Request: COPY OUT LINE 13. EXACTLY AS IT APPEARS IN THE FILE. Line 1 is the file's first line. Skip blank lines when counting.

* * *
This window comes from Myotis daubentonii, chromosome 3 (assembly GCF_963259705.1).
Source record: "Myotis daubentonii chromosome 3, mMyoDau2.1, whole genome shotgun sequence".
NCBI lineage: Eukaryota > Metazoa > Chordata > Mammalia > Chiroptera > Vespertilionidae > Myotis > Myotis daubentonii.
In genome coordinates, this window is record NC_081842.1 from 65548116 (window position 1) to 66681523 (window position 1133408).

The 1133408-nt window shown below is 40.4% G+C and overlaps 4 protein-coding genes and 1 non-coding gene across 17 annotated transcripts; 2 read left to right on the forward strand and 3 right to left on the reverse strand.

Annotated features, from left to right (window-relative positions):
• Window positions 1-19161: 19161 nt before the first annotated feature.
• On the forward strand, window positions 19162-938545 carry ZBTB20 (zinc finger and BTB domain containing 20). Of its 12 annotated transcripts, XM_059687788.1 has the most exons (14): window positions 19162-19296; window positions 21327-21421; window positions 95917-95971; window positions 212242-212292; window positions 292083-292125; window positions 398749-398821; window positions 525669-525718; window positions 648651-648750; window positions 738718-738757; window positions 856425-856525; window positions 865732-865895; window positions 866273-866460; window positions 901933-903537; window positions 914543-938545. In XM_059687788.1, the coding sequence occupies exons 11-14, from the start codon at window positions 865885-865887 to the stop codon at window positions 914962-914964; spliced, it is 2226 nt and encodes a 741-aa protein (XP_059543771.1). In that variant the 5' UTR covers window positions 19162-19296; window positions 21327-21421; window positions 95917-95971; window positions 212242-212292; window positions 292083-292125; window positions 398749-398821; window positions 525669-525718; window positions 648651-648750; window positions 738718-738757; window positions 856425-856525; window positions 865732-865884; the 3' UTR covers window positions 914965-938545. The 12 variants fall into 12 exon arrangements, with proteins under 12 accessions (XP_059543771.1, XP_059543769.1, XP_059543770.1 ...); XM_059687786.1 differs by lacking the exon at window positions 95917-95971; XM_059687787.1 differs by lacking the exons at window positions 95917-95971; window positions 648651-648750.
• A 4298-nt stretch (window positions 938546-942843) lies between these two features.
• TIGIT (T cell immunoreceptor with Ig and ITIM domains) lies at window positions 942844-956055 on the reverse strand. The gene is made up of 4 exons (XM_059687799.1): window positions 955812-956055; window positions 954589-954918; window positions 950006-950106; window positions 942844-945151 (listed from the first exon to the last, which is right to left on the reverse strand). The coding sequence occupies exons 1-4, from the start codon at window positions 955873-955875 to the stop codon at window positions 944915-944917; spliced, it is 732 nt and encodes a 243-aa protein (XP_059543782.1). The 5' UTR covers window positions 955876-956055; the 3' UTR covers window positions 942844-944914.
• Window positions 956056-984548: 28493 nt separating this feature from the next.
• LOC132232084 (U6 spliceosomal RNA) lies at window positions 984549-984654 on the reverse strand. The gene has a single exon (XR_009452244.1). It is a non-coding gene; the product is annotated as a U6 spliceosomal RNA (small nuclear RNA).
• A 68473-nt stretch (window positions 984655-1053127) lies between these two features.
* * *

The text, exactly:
• A 68473-nt stretch (window positions 984655-1053127) lies between these two features.